fullerene

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ful·ler·ene

 (fo͝ol′ə-rēn′)
n.
An allotrope of carbon composed of any of various cagelike molecules that consist only of an even number of carbon atoms, are often spherical in shape, and are composed of hexagonal and pentagonal groups of atoms.

[After Richard Buckminster Fuller (from the resemblance of their configurations to his geodesic domes) + -ene.]

fullerene

(ˈfʊləˌriːn)
n
(Elements & Compounds) any of various carbon molecules with a polyhedral structure similar to that of buckminsterfullerene, such as C70, C76, and C84. See also buckminsterfullerene

ful•ler•ene

(ˈfʊl əˌrin)
n.
any of a class of large carbon molecules consisting of a roughly spherical shell.
[1985–90; after R. Buckminster Fuller]
ThesaurusAntonymsRelated WordsSynonymsLegend:
Noun1.fullerene - a form of carbon having a large molecule consisting of an empty cage of sixty or more carbon atoms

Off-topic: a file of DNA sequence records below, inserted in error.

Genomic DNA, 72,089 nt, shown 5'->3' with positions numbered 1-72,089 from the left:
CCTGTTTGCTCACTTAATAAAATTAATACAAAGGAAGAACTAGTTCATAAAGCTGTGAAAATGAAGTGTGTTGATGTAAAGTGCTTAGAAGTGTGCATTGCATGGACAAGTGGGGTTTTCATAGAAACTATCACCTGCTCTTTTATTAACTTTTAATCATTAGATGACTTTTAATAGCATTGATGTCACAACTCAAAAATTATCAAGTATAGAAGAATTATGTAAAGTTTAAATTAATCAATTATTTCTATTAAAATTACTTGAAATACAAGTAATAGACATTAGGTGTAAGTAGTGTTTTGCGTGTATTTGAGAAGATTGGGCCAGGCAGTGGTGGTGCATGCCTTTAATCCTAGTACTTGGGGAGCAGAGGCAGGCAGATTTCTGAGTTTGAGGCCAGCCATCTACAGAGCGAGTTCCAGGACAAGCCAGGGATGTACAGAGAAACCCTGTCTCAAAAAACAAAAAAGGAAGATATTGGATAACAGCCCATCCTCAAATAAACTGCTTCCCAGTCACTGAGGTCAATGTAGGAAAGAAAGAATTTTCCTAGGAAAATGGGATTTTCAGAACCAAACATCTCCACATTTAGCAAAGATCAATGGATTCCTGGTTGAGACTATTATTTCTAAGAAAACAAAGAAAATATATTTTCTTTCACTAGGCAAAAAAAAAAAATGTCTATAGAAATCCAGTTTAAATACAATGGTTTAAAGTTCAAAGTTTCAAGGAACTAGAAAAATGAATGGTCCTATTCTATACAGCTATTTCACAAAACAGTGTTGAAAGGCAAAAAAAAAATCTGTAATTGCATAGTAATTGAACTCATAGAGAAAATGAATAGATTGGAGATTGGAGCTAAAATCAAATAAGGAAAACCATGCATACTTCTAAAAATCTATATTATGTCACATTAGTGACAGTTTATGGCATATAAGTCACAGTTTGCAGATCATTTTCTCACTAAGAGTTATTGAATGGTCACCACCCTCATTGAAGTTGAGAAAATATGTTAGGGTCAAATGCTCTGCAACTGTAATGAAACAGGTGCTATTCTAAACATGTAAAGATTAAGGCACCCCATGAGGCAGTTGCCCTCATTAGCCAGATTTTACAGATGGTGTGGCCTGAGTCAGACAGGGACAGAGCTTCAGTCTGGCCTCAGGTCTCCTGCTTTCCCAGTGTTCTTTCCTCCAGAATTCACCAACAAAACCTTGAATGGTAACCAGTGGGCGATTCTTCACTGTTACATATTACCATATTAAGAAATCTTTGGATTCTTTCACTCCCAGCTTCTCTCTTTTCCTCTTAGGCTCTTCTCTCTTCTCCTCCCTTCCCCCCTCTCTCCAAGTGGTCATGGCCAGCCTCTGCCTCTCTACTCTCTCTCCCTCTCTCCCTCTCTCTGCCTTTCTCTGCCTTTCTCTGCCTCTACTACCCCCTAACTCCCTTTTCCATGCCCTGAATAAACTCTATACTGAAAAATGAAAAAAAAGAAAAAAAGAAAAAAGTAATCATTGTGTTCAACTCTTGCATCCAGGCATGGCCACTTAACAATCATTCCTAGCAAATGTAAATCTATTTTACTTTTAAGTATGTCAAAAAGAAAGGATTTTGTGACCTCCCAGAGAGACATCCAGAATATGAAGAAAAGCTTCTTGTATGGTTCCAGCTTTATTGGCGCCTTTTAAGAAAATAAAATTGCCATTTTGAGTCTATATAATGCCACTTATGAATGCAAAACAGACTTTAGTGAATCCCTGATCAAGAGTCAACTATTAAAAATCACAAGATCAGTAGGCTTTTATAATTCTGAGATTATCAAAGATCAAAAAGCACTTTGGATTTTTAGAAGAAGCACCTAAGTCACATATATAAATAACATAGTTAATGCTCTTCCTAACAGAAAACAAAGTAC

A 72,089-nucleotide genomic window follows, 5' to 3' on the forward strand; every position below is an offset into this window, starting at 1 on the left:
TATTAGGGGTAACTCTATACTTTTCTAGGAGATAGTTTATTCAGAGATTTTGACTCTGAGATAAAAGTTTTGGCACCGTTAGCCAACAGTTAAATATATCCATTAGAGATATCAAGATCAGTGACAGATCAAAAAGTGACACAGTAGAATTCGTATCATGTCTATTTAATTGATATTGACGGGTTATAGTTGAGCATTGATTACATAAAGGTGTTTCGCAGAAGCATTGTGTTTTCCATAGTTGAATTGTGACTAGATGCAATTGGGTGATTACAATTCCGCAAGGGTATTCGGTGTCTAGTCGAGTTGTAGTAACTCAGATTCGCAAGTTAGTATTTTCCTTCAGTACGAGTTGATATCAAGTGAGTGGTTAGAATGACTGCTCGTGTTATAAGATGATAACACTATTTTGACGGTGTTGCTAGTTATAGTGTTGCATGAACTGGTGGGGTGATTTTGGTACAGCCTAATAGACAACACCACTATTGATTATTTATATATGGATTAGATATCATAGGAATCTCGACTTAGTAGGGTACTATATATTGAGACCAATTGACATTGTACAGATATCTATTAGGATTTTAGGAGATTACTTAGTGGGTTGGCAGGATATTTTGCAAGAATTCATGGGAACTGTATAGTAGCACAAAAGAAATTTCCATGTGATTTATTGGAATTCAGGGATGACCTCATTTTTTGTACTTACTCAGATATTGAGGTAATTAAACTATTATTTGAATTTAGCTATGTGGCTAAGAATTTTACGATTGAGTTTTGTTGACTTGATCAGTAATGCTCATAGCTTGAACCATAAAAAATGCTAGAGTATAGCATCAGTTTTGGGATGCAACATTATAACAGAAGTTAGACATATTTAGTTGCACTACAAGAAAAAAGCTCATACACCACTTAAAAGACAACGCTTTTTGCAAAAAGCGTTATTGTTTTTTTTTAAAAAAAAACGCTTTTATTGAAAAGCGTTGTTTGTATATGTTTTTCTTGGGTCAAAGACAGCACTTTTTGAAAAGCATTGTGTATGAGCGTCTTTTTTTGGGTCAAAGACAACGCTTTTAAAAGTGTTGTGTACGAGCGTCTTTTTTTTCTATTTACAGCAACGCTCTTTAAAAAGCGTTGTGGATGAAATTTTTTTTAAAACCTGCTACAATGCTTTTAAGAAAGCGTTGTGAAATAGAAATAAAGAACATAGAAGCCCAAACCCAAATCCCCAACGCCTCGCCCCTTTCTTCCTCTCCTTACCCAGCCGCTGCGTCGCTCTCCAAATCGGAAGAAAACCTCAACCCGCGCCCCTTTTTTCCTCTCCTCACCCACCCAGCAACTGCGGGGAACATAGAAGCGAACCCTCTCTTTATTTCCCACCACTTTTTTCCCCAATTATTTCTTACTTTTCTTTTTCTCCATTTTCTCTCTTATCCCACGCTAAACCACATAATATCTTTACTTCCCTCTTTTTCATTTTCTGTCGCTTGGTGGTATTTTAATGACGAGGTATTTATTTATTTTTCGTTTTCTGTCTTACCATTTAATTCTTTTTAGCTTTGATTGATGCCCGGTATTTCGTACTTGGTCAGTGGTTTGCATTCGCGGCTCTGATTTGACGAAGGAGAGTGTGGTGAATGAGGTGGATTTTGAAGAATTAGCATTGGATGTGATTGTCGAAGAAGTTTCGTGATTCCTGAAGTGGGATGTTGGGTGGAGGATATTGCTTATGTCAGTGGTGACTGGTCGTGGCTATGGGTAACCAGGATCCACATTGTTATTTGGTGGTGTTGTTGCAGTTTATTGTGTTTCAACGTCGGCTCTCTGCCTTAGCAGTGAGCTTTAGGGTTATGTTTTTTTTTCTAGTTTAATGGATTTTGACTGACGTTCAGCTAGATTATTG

chemical science, chemistry - the science of matter; the branch of the natural sciences dealing with the composition of substances and their properties and reactions
buckminsterfullerene, buckyball - a spheroidal fullerene; the first known example of a fullerene
carbon nanotube, nanotube - a fullerene molecule having a cylindrical or toroidal shape
atomic number 6, carbon, C - an abundant nonmetallic tetravalent element occurring in three allotropic forms: amorphous carbon and graphite and diamond; occurs in all organic compounds
Translations
fullereeni
fullerène
References in periodicals archive ?
Cold as the new temperature may sound, it is warm enough for the bucky ball superconductors to function while cooled by liquid nitrogen instead of the much more expensive liquid helium.
The discovery could be a serious set back for the bucky ball - dubbed The World's Most Beautiful Molecule.
is negotiating to acquire focuses on using bucky balls as a method of storing hydrogen to create better batteries and/or fuel cells.
In the universe of nanotubes and bucky balls, the smaller the view, the broader the vision.
Scientists from Lucent Technologies' (NYSE:LU) Bell Labs have shown that soccer ball-shaped carbon molecules known as bucky balls can act as superconductors at relatively warm temperatures, raising hopes for inexpensive, power loss-free organic electronics and other practical applications such as quantum computers.